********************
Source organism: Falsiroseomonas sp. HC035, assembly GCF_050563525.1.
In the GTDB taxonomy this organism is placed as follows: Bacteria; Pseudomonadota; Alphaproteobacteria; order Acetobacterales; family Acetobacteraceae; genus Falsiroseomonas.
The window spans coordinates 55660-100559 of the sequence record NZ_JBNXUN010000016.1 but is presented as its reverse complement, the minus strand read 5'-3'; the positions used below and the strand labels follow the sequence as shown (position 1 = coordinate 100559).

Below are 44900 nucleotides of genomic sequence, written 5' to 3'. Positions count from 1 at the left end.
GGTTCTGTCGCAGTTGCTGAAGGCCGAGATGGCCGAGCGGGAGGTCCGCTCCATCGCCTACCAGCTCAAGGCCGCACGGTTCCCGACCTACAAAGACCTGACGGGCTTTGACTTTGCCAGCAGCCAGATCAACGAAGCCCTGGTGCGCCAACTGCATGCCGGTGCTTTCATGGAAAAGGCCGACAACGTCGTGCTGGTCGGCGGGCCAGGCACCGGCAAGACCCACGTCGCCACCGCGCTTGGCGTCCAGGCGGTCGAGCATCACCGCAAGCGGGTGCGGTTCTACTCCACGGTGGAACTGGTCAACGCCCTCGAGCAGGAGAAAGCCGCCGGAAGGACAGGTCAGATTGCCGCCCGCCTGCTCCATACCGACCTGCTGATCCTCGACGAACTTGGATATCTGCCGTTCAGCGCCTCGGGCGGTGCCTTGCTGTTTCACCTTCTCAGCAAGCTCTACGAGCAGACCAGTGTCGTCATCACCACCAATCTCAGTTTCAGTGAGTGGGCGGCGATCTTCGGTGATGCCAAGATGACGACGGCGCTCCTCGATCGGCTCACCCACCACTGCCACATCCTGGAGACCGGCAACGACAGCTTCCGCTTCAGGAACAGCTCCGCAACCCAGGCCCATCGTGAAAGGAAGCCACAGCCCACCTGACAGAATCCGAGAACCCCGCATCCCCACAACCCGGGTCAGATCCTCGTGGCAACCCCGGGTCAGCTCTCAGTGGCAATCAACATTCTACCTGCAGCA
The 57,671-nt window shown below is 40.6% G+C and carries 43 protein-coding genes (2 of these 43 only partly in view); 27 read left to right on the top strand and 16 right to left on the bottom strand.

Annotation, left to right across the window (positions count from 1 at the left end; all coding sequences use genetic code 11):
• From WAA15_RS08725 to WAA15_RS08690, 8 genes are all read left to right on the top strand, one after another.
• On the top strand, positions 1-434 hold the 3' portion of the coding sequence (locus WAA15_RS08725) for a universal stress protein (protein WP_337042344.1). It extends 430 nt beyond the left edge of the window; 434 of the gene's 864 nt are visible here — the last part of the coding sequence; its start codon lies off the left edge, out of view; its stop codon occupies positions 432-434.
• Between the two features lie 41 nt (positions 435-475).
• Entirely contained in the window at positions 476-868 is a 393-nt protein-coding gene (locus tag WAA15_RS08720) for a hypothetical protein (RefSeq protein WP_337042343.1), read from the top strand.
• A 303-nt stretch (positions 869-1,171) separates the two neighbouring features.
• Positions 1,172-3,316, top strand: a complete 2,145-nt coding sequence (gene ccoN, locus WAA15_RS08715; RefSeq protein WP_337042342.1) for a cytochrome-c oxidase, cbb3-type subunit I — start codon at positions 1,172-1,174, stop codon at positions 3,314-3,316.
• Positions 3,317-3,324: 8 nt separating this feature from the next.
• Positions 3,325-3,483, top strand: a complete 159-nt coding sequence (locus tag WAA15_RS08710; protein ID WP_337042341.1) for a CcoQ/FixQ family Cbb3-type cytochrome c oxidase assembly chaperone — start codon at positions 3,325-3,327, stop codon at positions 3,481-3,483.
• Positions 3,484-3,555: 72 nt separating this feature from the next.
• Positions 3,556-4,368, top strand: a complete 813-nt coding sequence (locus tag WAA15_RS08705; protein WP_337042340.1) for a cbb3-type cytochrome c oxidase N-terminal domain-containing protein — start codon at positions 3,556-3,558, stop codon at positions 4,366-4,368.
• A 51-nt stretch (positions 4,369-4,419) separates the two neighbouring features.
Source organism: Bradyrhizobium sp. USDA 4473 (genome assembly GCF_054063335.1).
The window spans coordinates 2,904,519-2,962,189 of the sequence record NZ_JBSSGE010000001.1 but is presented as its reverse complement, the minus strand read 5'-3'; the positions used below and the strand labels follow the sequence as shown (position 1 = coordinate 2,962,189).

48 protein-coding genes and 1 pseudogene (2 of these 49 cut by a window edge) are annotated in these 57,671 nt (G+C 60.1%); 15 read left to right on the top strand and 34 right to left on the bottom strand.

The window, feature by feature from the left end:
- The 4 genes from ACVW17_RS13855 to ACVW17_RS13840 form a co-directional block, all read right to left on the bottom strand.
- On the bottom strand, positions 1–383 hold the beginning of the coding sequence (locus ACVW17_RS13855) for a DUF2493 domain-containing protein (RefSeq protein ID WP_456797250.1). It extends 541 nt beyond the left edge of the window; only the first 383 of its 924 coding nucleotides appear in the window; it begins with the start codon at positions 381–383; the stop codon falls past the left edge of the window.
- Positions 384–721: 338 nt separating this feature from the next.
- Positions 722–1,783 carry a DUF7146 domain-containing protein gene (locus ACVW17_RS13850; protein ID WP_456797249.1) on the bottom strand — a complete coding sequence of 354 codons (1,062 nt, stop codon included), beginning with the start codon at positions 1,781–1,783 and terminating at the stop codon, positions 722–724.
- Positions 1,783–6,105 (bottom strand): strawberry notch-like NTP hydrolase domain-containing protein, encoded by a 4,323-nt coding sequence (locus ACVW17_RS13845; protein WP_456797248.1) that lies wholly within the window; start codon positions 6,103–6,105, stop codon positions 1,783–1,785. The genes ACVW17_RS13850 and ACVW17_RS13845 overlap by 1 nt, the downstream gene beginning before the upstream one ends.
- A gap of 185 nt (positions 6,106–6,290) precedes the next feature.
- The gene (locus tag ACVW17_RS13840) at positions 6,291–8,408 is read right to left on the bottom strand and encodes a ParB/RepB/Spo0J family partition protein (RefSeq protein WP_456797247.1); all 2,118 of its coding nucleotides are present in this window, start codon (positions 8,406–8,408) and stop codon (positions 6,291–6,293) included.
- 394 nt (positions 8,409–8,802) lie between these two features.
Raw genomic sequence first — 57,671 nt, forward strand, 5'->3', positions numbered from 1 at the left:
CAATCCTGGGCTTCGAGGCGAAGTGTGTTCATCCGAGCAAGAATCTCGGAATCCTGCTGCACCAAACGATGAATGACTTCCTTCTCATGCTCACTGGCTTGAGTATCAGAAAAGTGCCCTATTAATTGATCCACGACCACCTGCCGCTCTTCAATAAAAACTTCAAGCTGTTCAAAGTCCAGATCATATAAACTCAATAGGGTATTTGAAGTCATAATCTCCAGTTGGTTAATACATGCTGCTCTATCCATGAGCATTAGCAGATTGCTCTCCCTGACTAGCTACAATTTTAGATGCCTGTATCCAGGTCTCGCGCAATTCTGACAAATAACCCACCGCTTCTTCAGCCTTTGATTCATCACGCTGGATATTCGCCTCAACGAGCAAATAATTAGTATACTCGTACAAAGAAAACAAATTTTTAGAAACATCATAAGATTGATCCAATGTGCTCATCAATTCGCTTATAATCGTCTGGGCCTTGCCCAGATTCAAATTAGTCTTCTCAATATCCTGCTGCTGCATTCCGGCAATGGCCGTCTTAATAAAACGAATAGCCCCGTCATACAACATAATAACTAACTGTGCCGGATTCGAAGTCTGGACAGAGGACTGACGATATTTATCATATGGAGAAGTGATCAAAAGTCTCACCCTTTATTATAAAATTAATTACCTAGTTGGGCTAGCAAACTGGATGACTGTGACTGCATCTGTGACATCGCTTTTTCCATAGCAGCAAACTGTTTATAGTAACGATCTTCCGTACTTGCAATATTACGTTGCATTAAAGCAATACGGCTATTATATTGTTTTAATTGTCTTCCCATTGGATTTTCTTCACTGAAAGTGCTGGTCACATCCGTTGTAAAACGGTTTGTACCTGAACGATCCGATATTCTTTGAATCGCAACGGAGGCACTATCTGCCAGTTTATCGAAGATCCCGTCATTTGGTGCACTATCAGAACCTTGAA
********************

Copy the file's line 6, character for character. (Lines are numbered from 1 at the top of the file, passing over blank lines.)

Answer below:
The 57,671-nt window shown below is 40.6% G+C and carries 43 protein-coding genes (2 of these 43 only partly in view); 27 read left to right on the top strand and 16 right to left on the bottom strand.